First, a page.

Monday, January 30, 2012
Reflections from the Well
On Writing Craft, Creativity & Inspiration
By Alexander Slagg
Don’t Fear the Future
I recently read about the publication of Modernist Cuisine, a 2,438-page, five-volume book on cooking history, theory, chemistry and microbiology. Its primary author is Nathan Myhrvold, a chef at the vanguard of modernist cooking (or what some call molecular gastronomy). The main thrust of a ‘modernist’ approach to cooking is deconstructing ingredients to their essential qualities and then reassembling them into food dishes that have never been seen before. Imagine Liquid Pea Ravioli—pea soup presented as a stand-alone sphere on your plate.
Does that sound appetizing? Not to me. I recently started learning to cook, mostly standard comfort foods: mac and cheese, meatloaf, ‘plain old’ split pea soup, stuffed peppers. My tastes run toward traditional dishes.
I was turned off by the whole concept behind Modernist Cuisine as I read. Cooking is fine without all the test tubes and centrifuges in the kitchen, thank you. But I caught myself. I began to wonder, what if I took the same attitude toward my own craft?
What if I approached storytelling this way? What if I only appreciated canonical writers like Herman Melville or other dead white guys? What if I firmly believed that a book was meant to be read, not listened to in the car, not viewed on an e-reader? Well, I’d consider myself to be a literary snob who was missing out on all sorts of interesting writing and innovations going on around me.
It’s important to appreciate traditions and study how things were done in the past. But I think it’s even more important to be open to new ways of doing things. Progress marches on whether we want it to or not. This is especially true in the world we live in, where technology develops at dizzying speeds and affects every aspect of our lives, including how we write and tell stories. And this has always been the case when you think about it, only it’s happening at a more rapid pace now.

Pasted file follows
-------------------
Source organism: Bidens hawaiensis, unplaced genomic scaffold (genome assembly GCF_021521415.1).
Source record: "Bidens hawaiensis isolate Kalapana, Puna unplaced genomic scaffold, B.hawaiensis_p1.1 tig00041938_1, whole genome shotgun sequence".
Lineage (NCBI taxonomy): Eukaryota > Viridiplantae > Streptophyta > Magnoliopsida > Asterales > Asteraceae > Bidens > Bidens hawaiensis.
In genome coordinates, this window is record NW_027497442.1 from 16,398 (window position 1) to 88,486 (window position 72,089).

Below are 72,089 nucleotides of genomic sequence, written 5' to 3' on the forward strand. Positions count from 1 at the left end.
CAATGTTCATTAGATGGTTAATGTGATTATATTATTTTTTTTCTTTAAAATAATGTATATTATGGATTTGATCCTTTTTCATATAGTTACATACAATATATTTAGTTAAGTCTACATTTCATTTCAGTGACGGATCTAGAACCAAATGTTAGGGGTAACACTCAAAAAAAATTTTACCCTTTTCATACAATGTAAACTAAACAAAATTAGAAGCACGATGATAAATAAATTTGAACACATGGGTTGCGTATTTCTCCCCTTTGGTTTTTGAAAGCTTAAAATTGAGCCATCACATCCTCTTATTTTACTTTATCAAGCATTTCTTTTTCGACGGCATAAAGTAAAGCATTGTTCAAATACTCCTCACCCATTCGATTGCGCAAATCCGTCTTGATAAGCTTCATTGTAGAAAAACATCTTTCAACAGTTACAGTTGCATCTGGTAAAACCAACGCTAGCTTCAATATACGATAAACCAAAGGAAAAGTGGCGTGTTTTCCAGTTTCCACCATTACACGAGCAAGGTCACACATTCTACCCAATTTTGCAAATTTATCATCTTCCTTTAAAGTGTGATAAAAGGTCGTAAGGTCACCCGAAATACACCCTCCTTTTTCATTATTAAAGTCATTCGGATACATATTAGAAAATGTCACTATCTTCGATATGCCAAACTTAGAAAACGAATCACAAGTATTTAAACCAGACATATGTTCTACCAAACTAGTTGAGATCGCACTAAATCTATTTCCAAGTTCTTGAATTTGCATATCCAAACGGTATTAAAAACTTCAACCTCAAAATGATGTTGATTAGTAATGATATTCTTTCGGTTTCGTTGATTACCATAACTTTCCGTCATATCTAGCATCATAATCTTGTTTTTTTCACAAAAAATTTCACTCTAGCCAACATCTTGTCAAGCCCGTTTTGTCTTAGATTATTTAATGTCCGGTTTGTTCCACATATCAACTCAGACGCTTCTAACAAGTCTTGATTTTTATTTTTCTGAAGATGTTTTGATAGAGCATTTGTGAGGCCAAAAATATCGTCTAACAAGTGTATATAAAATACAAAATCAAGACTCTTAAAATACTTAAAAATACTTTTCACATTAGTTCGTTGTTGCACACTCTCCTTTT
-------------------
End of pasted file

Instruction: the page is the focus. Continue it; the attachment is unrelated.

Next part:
Storytelling began around fires, cave dudes and prehistoric chicas finding entertaining ways to pass the time between hunting and gathering outings, pantomiming the day’s kill or painting on the cave wall. Mesopotamians took to writing on clay tablets. The Greeks moved storytelling to a theatre stage, adding a chorus and music. Medieval Europeans told their stories on the tapestries that hung in their castles to cover drafts. Gutenberg dreamed up the printing press and revolutionized how stories were shared. Then books on tape.
Today, we have e-books, another revolution. We can weave audio and video clips into a story, or guide the reader to a universe of relevant information through embedded URLs. Storytelling has gone through many transformations, and we stand at the threshold of another.
While I love traditional books, as an artist, I’d be limiting the scope of my own creative possibilities if I didn’t start exploring what I can do with writing and storytelling now in the e-book era. It’s a little scary and I’m likely to produce some poor art along the way as I incorporate this new toolset into my craft. That’s where I want to be as an artist – willing to leap into the unknown and see where it takes me. But I’m still not going to try the Liquid Pea Ravioli.
Share your comments with Alex for possible inclusion on the LWN blog or in his next reflection at firstname.lastname@example.org.